Animal Science Department

 

Date of this Version

December 1991

Comments

Published for Proceedings, The Range Beef Cow Symposium XII December 3, 4 & 5, 1991, Fort Collins, Colorado.

Abstract

One of the biggest challenges facing cow/calf producers today is cutting their costs of production. One possible strategy for lowering costs is to increase the production efficiency of the cow herd. A key area to focus on is the reproductive function of the beef bull because natural mating accounts for over 95% of the pregnancies achieved each year in the 33.7 million beef cows in the U.S.

It is becoming apparent that perhaps because of increased selection pressure on scrotal circumference, the modern beef bull is more fertile than the bull of yesterday, yet the majority of beef bulls are still being mated at traditional bull to female ratios of 1:20 to 1:30. Utilizing bulls to their full breeding potential is one of the quickest and simplest ways a producer can cut costs. Unfortunately, however, determining a bulls breeding potential has been either elusive in the case of yearling bulls or labor intensive in the case of mature bulls.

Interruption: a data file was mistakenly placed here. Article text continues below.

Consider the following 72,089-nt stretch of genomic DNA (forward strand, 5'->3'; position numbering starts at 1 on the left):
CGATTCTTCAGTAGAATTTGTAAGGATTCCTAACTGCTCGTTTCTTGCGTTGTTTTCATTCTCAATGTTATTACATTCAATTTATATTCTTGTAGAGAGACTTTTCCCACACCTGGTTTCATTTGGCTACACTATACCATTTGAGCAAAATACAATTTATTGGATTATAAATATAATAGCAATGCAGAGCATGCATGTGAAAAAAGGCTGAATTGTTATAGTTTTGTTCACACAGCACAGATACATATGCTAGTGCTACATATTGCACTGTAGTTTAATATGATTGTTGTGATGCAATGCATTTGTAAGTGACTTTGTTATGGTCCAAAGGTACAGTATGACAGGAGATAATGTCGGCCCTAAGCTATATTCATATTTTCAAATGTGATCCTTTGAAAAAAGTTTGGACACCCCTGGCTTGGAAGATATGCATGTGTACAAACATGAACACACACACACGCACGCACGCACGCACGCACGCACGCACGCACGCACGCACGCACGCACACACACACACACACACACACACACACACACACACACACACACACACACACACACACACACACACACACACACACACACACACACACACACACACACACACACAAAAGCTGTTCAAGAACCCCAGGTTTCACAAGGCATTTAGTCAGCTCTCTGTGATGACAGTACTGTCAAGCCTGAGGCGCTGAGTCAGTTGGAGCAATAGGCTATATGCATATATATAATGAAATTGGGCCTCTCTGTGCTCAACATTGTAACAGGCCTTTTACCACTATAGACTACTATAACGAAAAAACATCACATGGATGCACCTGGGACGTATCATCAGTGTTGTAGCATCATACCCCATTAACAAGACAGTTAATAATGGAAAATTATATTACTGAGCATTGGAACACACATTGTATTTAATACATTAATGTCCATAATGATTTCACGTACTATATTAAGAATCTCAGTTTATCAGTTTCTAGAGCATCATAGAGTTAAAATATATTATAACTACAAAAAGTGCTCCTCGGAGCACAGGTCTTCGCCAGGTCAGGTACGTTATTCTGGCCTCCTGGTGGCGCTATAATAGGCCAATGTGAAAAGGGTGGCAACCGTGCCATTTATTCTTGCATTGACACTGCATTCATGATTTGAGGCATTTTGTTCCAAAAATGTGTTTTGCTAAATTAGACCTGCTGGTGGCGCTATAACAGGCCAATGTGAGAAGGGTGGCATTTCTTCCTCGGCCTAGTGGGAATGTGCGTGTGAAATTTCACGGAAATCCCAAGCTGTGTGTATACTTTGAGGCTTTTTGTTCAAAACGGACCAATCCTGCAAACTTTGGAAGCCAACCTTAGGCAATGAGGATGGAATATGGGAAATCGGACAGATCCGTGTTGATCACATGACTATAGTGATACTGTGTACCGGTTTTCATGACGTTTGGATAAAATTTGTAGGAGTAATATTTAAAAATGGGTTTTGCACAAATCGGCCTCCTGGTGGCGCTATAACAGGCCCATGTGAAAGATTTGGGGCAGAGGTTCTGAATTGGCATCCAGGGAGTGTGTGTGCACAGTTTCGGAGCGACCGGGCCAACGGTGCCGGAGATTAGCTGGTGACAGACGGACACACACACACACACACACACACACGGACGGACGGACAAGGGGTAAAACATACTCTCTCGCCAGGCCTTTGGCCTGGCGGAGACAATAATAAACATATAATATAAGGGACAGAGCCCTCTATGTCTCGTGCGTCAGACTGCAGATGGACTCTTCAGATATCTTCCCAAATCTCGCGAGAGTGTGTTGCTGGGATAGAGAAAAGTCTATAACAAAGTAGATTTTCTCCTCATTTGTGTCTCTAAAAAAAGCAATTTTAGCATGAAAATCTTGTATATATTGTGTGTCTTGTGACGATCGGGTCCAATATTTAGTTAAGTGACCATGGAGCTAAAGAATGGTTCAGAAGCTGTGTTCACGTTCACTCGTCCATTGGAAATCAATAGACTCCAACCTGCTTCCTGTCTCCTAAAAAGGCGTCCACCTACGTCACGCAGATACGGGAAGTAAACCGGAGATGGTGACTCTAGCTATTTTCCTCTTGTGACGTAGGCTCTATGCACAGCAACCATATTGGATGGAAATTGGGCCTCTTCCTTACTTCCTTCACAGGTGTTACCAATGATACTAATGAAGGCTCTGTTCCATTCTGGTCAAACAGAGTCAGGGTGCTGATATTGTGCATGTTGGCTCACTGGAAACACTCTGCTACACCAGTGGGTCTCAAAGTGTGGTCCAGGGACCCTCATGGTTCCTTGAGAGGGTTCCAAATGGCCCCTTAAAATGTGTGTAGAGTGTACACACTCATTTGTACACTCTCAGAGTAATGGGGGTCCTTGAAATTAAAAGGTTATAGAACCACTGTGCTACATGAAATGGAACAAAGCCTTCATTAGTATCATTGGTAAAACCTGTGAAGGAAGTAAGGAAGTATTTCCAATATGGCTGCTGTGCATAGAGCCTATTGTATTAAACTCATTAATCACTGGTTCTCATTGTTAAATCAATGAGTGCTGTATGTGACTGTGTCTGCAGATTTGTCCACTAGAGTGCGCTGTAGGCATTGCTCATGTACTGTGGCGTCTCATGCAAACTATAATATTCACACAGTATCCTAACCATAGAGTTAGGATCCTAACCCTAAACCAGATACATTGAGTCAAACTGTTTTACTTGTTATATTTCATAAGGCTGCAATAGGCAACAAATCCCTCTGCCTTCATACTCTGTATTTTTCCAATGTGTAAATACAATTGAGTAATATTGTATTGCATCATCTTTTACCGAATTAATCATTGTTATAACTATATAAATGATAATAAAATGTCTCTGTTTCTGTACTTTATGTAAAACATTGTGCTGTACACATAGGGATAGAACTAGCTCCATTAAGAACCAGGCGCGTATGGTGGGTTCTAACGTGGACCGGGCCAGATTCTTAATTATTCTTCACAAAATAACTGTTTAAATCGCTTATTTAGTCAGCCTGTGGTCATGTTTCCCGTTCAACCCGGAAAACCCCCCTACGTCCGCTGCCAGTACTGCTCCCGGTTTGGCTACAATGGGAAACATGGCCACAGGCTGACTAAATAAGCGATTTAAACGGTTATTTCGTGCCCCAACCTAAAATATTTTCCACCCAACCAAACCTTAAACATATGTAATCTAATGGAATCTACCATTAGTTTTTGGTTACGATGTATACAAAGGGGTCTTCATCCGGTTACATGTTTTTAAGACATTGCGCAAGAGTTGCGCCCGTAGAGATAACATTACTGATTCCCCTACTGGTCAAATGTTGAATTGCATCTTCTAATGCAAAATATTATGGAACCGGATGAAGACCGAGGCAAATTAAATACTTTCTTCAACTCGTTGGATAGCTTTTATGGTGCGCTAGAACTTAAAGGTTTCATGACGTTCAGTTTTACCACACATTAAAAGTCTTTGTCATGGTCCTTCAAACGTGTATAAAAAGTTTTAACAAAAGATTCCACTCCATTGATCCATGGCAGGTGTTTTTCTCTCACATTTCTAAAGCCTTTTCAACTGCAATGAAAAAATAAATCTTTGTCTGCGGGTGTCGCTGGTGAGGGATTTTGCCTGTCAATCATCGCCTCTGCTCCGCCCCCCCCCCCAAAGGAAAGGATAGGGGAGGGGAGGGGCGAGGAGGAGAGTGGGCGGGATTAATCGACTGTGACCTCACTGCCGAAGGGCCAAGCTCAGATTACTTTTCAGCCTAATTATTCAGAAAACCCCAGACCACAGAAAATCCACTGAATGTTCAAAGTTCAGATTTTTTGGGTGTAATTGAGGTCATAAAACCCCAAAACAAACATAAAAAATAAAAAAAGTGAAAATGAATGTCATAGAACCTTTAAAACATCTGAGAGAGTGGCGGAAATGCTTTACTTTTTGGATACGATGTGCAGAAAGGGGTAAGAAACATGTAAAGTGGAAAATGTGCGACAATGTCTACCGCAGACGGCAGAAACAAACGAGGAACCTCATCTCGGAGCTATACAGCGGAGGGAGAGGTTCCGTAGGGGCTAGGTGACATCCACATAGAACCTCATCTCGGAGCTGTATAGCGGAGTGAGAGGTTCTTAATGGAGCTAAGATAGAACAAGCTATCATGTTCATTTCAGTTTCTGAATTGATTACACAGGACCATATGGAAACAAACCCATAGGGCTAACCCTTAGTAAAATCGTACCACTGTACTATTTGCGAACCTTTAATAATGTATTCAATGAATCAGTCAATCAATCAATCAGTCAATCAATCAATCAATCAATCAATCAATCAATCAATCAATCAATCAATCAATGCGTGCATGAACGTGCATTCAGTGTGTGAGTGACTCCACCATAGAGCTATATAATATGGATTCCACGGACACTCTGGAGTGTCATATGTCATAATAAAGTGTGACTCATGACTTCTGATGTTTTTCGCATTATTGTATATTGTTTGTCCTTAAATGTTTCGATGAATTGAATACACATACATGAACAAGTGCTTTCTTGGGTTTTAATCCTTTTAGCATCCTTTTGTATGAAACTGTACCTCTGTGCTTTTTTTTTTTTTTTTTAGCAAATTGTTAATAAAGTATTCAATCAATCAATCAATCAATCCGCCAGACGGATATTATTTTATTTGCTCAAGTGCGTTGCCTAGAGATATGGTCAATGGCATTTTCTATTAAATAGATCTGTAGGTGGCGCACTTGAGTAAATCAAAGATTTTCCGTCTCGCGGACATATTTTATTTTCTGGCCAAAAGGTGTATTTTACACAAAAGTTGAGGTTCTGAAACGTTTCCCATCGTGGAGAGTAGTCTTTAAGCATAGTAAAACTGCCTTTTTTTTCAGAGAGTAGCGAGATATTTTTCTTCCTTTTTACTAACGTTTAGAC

As a predictor of natural service fertility, most beef bulls undergo a breeding soundness examination prior to either sale or breeding; however, sex drive and mating ability are not commonly measured though both are essential for impregnation of females. Tests have been developed to measure a bulls mating ability or serving capacity. However, past studies investigating the relationship between serving capacity and herd fertility have been inconclusive with some researchers finding no relationship and other researchers reporting serving capacity tests to be an accurate predictor of bull fertility. Many of these studies differed in testing procedures and utilized bulls of different ages with varying levels of sexual experience; thus, differences in the findings may rest with these factors. Because most cattle producers in the United States are purchasing bulls at 12 to 15 months of age (virgins), most serving capacity work in the United States has focused on the serving capacity testing of yearling bulls.

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